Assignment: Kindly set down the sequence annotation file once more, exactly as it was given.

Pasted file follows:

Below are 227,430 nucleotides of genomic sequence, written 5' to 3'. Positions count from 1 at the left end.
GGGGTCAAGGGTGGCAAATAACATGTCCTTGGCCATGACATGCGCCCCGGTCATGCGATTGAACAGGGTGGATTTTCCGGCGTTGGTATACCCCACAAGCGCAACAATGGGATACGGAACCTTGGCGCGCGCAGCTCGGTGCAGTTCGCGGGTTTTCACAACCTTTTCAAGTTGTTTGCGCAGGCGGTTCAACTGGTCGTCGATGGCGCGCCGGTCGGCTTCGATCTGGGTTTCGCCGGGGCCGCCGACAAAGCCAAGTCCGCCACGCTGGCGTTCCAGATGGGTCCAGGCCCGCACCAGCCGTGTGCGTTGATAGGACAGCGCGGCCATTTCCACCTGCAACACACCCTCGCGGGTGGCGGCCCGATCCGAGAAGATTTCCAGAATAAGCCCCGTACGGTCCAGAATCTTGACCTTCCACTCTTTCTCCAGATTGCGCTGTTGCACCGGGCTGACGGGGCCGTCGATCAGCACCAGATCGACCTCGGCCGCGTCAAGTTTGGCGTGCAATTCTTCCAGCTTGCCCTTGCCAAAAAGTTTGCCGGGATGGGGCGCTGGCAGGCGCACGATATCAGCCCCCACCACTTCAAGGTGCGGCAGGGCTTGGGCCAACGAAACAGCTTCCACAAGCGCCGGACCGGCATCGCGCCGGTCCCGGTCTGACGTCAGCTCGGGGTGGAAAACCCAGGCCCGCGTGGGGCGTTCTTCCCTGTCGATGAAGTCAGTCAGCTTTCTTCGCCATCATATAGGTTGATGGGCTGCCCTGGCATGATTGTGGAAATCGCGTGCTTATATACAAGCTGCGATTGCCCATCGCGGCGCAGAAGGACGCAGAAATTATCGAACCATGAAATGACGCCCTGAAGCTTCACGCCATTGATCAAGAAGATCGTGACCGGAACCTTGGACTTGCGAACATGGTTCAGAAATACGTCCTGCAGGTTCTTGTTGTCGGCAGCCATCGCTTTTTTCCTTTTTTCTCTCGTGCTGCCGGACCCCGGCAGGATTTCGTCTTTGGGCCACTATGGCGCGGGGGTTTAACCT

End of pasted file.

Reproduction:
Below are 227,430 nucleotides of genomic sequence, written 5' to 3'. Positions count from 1 at the left end.
GGGGTCAAGGGTGGCAAATAACATGTCCTTGGCCATGACATGCGCCCCGGTCATGCGATTGAACAGGGTGGATTTTCCGGCGTTGGTATACCCCACAAGCGCAACAATGGGATACGGAACCTTGGCGCGCGCAGCTCGGTGCAGTTCGCGGGTTTTCACAACCTTTTCAAGTTGTTTGCGCAGGCGGTTCAACTGGTCGTCGATGGCGCGCCGGTCGGCTTCGATCTGGGTTTCGCCGGGGCCGCCGACAAAGCCAAGTCCGCCACGCTGGCGTTCCAGATGGGTCCAGGCCCGCACCAGCCGTGTGCGTTGATAGGACAGCGCGGCCATTTCCACCTGCAACACACCCTCGCGGGTGGCGGCCCGATCCGAGAAGATTTCCAGAATAAGCCCCGTACGGTCCAGAATCTTGACCTTCCACTCTTTCTCCAGATTGCGCTGTTGCACCGGGCTGACGGGGCCGTCGATCAGCACCAGATCGACCTCGGCCGCGTCAAGTTTGGCGTGCAATTCTTCCAGCTTGCCCTTGCCAAAAAGTTTGCCGGGATGGGGCGCTGGCAGGCGCACGATATCAGCCCCCACCACTTCAAGGTGCGGCAGGGCTTGGGCCAACGAAACAGCTTCCACAAGCGCCGGACCGGCATCGCGCCGGTCCCGGTCTGACGTCAGCTCGGGGTGGAAAACCCAGGCCCGCGTGGGGCGTTCTTCCCTGTCGATGAAGTCAGTCAGCTTTCTTCGCCATCATATAGGTTGATGGGCTGCCCTGGCATGATTGTGGAAATCGCGTGCTTATATACAAGCTGCGATTGCCCATCGCGGCGCAGAAGGACGCAGAAATTATCGAACCATGAAATGACGCCCTGAAGCTTCACGCCATTGATCAAGAAGATCGTGACCGGAACCTTGGACTTGCGAACATGGTTCAGAAATACGTCCTGCAGGTTCTTGTTGTCGGCAGCCATCGCTTTTTTCCTTTTTTCTCTCGTGCTGCCGGACCCCGGCAGGATTTCGTCTTTGGGCCACTATGGCGCGGGGGTTTAACCT